CONCLUSION

Liposome bupivacaine has been shown to exhibit a rapid onset of analgesic effect, as well as a prolonged duration of action for a variety of pain models. Regardless of whether or not there is a perceived “analgesic gap” following administration of liposome bupivacaine, based on the available data and the approved package insert, in the setting of wound infiltration, clinicians have the flexibility to administer liposome bupivacaine alone, coadminister separately with bupivacaine HCl, or admix with bupivacaine HCl prior to injection, as long as the dose of bupivacaine HCl administered does not exceed 50% of the liposome bupivacaine dose used. As with the use of any local anesthetic, the authors recommend proper discretion, careful monitoring, and appropriate reporting of any observed adverse events associated with the use of liposome bupivacaine.

LIST OF ABBREVIATIONS

AUC  = Area Under the Plasma Concentration Time Curve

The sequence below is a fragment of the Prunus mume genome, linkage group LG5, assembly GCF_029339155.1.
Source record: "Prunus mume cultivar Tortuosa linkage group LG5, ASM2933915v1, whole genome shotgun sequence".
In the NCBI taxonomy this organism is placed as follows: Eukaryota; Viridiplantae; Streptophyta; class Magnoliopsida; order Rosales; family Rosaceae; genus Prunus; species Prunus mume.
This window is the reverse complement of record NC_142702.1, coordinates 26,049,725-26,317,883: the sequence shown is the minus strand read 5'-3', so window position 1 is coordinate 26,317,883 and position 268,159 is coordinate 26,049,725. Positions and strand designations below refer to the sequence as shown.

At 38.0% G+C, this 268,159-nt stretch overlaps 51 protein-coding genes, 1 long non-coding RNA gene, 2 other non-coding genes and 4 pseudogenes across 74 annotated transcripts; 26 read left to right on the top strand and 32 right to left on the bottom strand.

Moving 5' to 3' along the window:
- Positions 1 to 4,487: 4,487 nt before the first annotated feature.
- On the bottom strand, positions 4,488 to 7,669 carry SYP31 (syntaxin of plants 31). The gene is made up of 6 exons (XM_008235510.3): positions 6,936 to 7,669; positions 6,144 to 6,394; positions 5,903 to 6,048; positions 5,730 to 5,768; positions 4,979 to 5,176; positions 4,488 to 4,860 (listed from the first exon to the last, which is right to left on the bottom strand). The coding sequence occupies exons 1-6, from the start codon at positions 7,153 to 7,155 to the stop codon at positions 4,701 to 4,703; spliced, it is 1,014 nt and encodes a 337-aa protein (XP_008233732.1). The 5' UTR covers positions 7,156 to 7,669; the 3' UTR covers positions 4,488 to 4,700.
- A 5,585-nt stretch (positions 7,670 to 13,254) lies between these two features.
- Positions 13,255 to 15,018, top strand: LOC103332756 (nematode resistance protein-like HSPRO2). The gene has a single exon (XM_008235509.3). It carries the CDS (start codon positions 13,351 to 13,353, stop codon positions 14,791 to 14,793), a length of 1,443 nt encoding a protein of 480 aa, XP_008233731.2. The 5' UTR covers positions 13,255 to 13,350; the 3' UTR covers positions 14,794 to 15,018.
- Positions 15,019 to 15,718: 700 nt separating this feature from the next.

AUC0-24  = Area Under the Concentration Time Curve from Time Zero to 24 Hours Post-dose
AUC 0-96  = Area Under the Concentration Time Curve from Time Zero to 96 Hours Post-dose
AUC0-∞  = Area Under the Plasma Concentration Time Curve from Time Zero to Infinity
B  = Bupivacaine HCl
Cmax  = Maximum Plasma Drug Concentration
FDA  = US Food and Drug Administration
IHR  = Inguinal Hernia Repair
LB  = Liposome Bupivacaine
NA  = Not Applicable
NRS-R  = Numeric Rating Scale at Rest
PI  = Pain Intensity
PK  = Pharmacokinetic
SD  = Standard Deviation
 = Half-life
TKA  = Total Knee Arthroplasty
Tmax  = Time to Maximum Plasma Drug Concentration

CONFLICT OF INTEREST

Jeffrey Gadsden, MD: Dr. Gadsden has received honoraria as a consultant for Pacira Pharmaceuticals, Inc.

William J. Long, MD: Dr. Long has received compensation from Pacira Pharmaceuticals, Inc., Biomet, Inc., Zimmer, Inc., and Ortho Development Corporation.

ACKNOWLEDGEMENTS

Editorial assistance was provided by Michael D. Morren, RPh, MBA, of Peloton Advantage, LLC, supported by Pacira Pharmaceuticals, Inc. The authors were fully responsible for the content, editorial decisions, and opinions expressed in the current article. The authors did not receive an honorarium related to the development of this manuscript.

Source of Funding: The preclinical animal studies were supported by Pacira Pharmaceuticals, Inc.